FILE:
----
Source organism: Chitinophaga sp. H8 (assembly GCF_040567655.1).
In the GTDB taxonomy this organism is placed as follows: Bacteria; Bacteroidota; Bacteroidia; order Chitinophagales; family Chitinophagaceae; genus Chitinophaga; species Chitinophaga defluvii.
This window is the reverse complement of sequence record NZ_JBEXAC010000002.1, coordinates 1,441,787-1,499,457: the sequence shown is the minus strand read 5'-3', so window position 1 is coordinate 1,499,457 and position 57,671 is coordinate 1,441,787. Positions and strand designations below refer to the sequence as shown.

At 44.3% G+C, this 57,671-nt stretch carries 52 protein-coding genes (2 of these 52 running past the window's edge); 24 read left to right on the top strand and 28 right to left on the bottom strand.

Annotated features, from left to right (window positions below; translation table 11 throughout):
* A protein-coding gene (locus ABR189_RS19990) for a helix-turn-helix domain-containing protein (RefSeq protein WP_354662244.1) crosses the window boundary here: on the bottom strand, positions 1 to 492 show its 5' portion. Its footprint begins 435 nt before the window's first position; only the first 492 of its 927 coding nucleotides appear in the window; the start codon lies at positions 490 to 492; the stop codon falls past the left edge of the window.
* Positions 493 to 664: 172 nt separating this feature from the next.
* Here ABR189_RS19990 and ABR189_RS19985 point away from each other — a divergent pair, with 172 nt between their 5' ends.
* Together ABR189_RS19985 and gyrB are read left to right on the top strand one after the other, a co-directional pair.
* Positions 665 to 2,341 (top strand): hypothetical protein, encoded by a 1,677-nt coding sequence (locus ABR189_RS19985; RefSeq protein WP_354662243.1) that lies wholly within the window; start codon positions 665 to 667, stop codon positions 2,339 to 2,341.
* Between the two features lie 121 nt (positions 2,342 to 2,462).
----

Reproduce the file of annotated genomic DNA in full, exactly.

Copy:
Source organism: Chitinophaga sp. H8 (assembly GCF_040567655.1).
In the GTDB taxonomy this organism is placed as follows: Bacteria; Bacteroidota; Bacteroidia; order Chitinophagales; family Chitinophagaceae; genus Chitinophaga; species Chitinophaga defluvii.
This window is the reverse complement of sequence record NZ_JBEXAC010000002.1, coordinates 1,441,787-1,499,457: the sequence shown is the minus strand read 5'-3', so window position 1 is coordinate 1,499,457 and position 57,671 is coordinate 1,441,787. Positions and strand designations below refer to the sequence as shown.

At 44.3% G+C, this 57,671-nt stretch carries 52 protein-coding genes (2 of these 52 running past the window's edge); 24 read left to right on the top strand and 28 right to left on the bottom strand.

Annotated features, from left to right (window positions below; translation table 11 throughout):
* A protein-coding gene (locus ABR189_RS19990) for a helix-turn-helix domain-containing protein (RefSeq protein WP_354662244.1) crosses the window boundary here: on the bottom strand, positions 1 to 492 show its 5' portion. Its footprint begins 435 nt before the window's first position; only the first 492 of its 927 coding nucleotides appear in the window; the start codon lies at positions 490 to 492; the stop codon falls past the left edge of the window.
* Positions 493 to 664: 172 nt separating this feature from the next.
* Here ABR189_RS19990 and ABR189_RS19985 point away from each other — a divergent pair, with 172 nt between their 5' ends.
* Together ABR189_RS19985 and gyrB are read left to right on the top strand one after the other, a co-directional pair.
* Positions 665 to 2,341 (top strand): hypothetical protein, encoded by a 1,677-nt coding sequence (locus ABR189_RS19985; RefSeq protein WP_354662243.1) that lies wholly within the window; start codon positions 665 to 667, stop codon positions 2,339 to 2,341.
* Between the two features lie 121 nt (positions 2,342 to 2,462).